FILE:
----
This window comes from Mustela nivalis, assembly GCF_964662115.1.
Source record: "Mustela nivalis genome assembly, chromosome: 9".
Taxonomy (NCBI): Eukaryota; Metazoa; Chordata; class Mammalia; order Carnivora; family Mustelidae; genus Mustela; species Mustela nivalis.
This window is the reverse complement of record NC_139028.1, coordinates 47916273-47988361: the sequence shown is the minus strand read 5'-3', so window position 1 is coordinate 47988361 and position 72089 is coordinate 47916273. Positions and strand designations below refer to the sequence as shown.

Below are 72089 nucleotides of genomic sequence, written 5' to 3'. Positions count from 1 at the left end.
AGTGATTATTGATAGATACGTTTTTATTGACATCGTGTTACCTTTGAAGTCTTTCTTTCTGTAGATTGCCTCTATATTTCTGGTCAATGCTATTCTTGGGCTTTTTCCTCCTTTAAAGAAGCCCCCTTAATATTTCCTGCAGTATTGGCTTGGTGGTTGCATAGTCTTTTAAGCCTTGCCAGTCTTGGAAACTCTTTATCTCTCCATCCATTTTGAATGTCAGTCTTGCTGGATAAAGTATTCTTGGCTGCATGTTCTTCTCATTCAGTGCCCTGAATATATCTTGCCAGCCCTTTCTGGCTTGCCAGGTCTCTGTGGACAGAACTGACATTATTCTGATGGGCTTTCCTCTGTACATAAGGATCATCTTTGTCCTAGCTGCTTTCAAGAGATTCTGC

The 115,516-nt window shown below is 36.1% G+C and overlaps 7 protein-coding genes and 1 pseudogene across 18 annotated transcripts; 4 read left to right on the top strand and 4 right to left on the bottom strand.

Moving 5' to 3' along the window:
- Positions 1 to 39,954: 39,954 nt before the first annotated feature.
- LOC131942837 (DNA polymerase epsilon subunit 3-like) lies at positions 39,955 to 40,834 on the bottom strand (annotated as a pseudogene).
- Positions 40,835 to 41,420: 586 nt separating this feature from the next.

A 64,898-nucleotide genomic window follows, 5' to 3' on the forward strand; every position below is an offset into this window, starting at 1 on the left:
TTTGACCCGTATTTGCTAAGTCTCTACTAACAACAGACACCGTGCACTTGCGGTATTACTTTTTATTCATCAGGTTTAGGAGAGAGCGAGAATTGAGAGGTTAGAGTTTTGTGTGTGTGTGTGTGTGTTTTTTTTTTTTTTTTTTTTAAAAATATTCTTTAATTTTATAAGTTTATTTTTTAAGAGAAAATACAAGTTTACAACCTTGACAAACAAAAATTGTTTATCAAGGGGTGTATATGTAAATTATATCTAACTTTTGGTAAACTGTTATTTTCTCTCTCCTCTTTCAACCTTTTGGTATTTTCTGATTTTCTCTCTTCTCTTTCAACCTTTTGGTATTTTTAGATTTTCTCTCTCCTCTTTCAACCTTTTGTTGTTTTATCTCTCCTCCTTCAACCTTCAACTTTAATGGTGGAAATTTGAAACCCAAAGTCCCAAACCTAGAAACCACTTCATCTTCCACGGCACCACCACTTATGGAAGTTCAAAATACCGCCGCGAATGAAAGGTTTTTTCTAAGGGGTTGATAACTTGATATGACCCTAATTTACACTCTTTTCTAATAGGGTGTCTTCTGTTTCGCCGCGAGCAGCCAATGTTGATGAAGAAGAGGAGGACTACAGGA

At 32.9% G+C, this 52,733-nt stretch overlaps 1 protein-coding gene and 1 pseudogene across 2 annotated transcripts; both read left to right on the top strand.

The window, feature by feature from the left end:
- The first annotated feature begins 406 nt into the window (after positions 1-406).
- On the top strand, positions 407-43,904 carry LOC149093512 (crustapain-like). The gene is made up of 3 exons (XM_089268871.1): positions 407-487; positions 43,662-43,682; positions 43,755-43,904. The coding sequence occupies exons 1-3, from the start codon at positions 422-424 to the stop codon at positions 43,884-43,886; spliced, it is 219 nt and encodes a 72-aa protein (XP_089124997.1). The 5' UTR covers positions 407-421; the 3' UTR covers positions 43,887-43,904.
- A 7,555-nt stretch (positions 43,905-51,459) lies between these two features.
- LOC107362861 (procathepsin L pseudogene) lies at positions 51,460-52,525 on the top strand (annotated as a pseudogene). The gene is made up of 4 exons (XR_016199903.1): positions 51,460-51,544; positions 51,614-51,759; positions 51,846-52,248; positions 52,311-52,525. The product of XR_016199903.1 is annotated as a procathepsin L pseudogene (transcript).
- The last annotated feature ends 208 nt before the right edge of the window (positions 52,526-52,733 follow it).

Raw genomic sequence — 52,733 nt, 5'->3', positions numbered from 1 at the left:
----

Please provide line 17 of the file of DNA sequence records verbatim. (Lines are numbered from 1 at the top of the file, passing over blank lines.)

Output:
- On the top strand, positions 407-43,904 carry LOC149093512 (crustapain-like). The gene is made up of 3 exons (XM_089268871.1): positions 407-487; positions 43,662-43,682; positions 43,755-43,904. The coding sequence occupies exons 1-3, from the start codon at positions 422-424 to the stop codon at positions 43,884-43,886; spliced, it is 219 nt and encodes a 72-aa protein (XP_089124997.1). The 5' UTR covers positions 407-421; the 3' UTR covers positions 43,887-43,904.